Ice rink still standing after I drove the Zamboni

August 15, 1997

I could all too easily see the headlines: "40 Foot Gash in Wall Delays Ice Rink Grand Opening."

If Walter Dill, the driving force behind the new ice rink, had any such fear he didn't show it as he pumped water into the Zamboni.

He did mention in passing that the machine cost $70,000, a figure that made me far less enthusiastic about driving the shiny red rig.

I'm not certain how this all happened. If you had asked me a week ago I would have thought an accompaniment for Zamboni would have been not water, but Alfredo sauce.


The newspaper was asked if we had someone who wanted to drive the thing, perhaps as some sort of publicity venture. Or perhaps because the people over at the ice rink just like to see people make idiots of themselves.

At the newspaper, whenever a wacky project that guarantees a chance at fooldom raises its ugly head, it always lands squarely in my lap. Especially when it allows colleagues to use unkind phrases like "a zombie for the Zamboni" to my detriment.

So off I went to the spiffy new ice house, which has all the signs of being a huge success. On its grand opening Friday it attracted 2,000 people - my favorite being the girl who was quoted in the paper as saying that if she weren't at the rink she'd probably be home watching TV. The rink could be a stout nail in the "there's nothing for kids to do in Hagerstown" coffin.

And can you believe how fast it was built? You have to hand it to Dill. This went up before you could say the words "committee to appoint a blue ribbon task force for the purpose of naming a panel to conduct a study that will issue a report over the feasibility of an ice rink."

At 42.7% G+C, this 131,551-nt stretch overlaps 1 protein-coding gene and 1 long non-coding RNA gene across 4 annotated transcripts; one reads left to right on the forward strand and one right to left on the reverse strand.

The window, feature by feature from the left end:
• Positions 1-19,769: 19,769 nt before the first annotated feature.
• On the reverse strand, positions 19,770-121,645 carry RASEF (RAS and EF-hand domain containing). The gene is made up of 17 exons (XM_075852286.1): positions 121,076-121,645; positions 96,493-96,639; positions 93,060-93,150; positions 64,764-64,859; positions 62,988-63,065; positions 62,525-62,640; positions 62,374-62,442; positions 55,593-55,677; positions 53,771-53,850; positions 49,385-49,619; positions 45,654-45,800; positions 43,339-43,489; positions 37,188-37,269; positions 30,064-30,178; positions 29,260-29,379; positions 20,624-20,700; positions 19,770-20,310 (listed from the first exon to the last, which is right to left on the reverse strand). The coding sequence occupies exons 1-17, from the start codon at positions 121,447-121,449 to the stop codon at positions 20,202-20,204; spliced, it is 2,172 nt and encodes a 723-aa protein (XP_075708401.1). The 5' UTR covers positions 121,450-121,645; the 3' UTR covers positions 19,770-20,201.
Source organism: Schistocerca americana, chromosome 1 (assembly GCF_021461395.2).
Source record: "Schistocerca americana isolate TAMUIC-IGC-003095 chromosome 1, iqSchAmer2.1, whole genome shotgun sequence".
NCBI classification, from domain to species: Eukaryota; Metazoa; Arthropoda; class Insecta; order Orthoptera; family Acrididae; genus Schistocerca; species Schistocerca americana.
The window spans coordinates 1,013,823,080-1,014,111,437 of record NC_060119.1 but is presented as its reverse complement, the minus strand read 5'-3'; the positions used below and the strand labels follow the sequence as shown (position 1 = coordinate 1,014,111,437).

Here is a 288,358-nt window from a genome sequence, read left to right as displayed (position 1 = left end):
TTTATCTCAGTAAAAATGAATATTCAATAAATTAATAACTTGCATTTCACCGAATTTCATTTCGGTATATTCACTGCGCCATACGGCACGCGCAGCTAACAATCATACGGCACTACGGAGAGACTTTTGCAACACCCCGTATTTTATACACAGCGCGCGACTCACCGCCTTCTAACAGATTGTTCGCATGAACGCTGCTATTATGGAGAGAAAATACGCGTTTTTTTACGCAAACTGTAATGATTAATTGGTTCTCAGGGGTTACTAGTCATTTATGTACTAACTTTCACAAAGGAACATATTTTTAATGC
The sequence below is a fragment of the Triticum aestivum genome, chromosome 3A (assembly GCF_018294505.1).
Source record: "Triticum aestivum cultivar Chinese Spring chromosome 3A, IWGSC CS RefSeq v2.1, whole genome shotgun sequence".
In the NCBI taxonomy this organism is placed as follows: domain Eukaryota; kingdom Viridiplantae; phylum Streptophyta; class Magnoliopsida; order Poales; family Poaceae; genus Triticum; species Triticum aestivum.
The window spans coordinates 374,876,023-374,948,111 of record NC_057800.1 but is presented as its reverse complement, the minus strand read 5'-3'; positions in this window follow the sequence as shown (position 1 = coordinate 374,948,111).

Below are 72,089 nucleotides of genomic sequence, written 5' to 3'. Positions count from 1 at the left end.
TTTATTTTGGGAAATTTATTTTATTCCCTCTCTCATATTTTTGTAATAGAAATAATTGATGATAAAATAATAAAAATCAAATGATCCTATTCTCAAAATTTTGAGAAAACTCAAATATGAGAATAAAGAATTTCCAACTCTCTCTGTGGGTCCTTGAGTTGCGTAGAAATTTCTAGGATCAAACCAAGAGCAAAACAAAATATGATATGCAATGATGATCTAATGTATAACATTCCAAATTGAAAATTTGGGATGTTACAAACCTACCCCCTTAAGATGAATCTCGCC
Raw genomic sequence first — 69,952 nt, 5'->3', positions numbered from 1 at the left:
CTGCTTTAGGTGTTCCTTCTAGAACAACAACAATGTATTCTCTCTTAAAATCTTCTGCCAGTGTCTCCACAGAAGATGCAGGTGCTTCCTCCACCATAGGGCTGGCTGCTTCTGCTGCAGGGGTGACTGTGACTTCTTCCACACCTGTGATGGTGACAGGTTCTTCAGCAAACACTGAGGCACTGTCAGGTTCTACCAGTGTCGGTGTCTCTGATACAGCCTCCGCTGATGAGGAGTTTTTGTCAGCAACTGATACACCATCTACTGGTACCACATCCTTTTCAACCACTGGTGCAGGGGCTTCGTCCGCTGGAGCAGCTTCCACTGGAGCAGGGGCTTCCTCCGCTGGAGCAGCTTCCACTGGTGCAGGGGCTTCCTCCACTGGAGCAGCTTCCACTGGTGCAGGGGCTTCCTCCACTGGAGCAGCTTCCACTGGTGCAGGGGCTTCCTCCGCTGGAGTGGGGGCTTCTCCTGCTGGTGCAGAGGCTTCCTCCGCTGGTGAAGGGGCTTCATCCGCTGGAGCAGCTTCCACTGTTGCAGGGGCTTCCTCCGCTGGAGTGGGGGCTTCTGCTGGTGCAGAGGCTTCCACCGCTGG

This in a county that can't hire a single employee for its economic development commission in anything less than two years.

Anyway, as it turns out, I knew what a Zamboni was, I just didn't know it had a real official name to it.

A Zamboni is the tractor-sized machine that circles the rink every so often to smooth out the ice. It does this with a blade that scrapes off the nodules and tanks of water that are applied to the surface to make a new, smooth glaze of ice.

Dill said it was easy to operate and backed up this statement by pointing to the roughly 10 bazillion levers, switches, wheels and knobs on the control panels.

At this point it was just a matter of what was going to freeze up faster, the thin veneer of water or me. Dill took me for a quick loop, explaining the mechanical theory behind all the levers, switches, wheels and knobs as I said things like "uh-huh" and "oh, I see," even thought I was understanding absolutely nothing about what any of the controls had to do with frozen tap water.

Then, in perhaps his first critical error of this entire ice rink project, Dill turned the operation over to me. It felt exactly like something out of Animal House. I turned the wheel for the water, pushed the blade-activating levers, put the pedal to the floor and prayed.

At this very moment, ice rink chairman of the board Mathew McIntosh strolled out into the arena. I'm not certain precisely what Dr. McIntosh was expecting to see as he approached the ice, but I'm sure the sight of me barreling down on him full throttle on a Zamboni wasn't it.

Everyone survived, though. I became used to the Zamboni, as will Hagerstown. Pretty soon we'll be having Zamboni pulls out at the Speedway.

And best of all, Walter and Debbie Dill's young daughter Tina even presented me with a stuffed, red bulldog, the team's mascot.

She gave it to me in a relieved sort of fashion. Her way, I believe, of saying thank you for not crashing the monster through the side of the rink.

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